Sunday, February 15, 2009

DEMON ANGEL (Book 2, Guardian series)
Meljean Brook

Halfling female demon and medieval-knight-turned-guardian battle each other and their attraction over the course of centuries.

Extremely 'meh' compared to the power of the storytelling and the anything-but-boring protagonists.

What Works
So much.

Apprentice Writer is not a vampire person. Consequently, it takes an extraordinary author to make her enjoy a story with vampiric elements. That author is Meljean Brook. AW first came upon her meticulously created and fascinating Guardian universe by picking up the anthology containing Book 1 (novella 'Falling for Anthony', in "Hot Spell") on a whim. It made such an impression on her that she started visiting the author's blog and began working her way through the series - due to her contrary nature, out of order. A mistake: the universe is so multi-layered, the rules of interaction between the races and their overlords so complex, that she suspects even readers who follow in order of publication need to keep all their wits about them to catch all the clues and nuances. Thankfully, for readers like AW Ms. Brook is very gracious about accomodating questions and directing the reader towards helpful discussion threads.

But what works about this specific book? The fascinating, literally kick-ass (and many other parts) heroine
Lilith, who flies, shapeshifts, uses the arts of persuasion to lure evil-doers to suicide, and whips out lethal swords in a flash. The ethically impeccable hero, tormented by his obligation to oppose Lilith's actions while tirelessly seeking to draw her back to her original human nature. The ingenuity with which they seek a way to defeat Lucifer's hold on them. The way their relationship spends centuries galvanizing via intellectual and emotional attraction alone, the physical bond following long after (but all the more intense because of it). The delicious secondary characters of demonic, human, and angelic origin introduced. And, happily unexpected in a dramatic book, two laugh-out-loud moments: one involving 'he-who-must-not-be-named', and one where a character known chiefly for his good looks, vanity and popularity with women encounters a young woman (whom he likes very much) in an unearthly realm and she is at first glad to see him, but disappointed on learning he is not gay because she thinks she might be in love with another character and wanted someone with whom to talk it over.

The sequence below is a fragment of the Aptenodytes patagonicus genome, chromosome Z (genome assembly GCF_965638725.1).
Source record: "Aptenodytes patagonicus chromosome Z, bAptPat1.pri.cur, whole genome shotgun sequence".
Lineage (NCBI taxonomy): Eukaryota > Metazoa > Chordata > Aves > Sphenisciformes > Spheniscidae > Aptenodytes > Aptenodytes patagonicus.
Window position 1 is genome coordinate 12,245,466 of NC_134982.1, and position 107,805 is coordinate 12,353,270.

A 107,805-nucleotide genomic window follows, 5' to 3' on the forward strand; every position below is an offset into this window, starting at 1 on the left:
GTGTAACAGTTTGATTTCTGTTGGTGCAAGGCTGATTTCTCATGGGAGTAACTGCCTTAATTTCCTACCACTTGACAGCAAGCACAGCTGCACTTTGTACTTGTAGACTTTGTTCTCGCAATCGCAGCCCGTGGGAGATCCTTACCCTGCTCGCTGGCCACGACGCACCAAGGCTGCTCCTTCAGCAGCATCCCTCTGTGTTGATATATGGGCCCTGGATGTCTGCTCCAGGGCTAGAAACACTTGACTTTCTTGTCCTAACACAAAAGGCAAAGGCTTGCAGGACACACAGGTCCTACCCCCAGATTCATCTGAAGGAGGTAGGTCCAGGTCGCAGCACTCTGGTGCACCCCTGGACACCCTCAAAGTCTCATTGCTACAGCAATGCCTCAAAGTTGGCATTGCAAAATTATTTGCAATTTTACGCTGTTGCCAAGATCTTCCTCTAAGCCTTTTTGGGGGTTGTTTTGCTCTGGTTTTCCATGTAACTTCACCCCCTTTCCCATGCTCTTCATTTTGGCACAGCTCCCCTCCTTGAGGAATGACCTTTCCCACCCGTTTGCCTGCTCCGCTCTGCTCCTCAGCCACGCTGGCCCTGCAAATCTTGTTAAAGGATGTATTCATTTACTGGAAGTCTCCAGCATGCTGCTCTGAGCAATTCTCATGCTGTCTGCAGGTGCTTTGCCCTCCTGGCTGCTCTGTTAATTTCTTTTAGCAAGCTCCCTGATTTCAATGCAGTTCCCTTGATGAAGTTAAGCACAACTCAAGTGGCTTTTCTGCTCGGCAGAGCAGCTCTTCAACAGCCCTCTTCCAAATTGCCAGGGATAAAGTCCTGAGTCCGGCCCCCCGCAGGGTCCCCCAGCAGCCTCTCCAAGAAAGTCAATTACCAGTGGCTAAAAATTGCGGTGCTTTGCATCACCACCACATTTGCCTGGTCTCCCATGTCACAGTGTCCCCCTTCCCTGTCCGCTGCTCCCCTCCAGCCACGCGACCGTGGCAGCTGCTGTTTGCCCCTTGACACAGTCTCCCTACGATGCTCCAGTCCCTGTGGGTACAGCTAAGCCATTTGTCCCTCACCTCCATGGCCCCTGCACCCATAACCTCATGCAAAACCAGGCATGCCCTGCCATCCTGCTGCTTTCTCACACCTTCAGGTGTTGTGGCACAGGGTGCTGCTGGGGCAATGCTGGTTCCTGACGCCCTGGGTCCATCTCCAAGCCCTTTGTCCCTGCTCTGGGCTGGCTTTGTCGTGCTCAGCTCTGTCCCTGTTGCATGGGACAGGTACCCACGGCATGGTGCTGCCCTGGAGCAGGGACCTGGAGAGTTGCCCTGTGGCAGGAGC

Basically, it's all good.

What Doesn't
Some readers may not enjoy keeping track of the multiple recurring characters, or paying careful attention to content and under what circumstances conversations take place in order to understand the bargains and counter-bargains crucial to the demonic characters. This is not a novel for someone who wants a quick, breezy, comfortably predictable read. It
demands a lot from the reader - but, in AW's opinion, rewards investment richly.

Unusual, intriguing, well-written - it is not difficult to understand how this author has developed a devoted following in a relatively short time. The last book in the Guardian series will be released before too long; AW looks forward to that as well as the launch of the authors
steampunk series with great anticipation. In the meantime, she'll catch up with the recently released 'Demon Bound'.


Thomma Lyn said...

Sounds like a great story. And I love a kick-ass heroine. The dynamics between the hero and heroine sound intriguing, too! :)

M. said...

Hi TL, you newly-contracted author, you!
Yes, the dynamics between the pair are really well-done, convincing and interesting enough to keep the reader going down through the centuries.
When will your book appear?

Ana said...

YES! to everything that you said. *says the Meljean Brook fangirl*

Julia Smith said...

Wow - this sounds like it was made for me...*sigh* Thanks for featuring it in your review!

M. said...

Hi Ana! How nice to see you pop in! I'm thinking you may be one of the lucky ones to read volume 1 in the new series 'ahead' of us plebians... *g*

M. said...

Hi Julia!
Yes, I remember that you are drawn to torturned heros and heroines. You will get your fill with this story.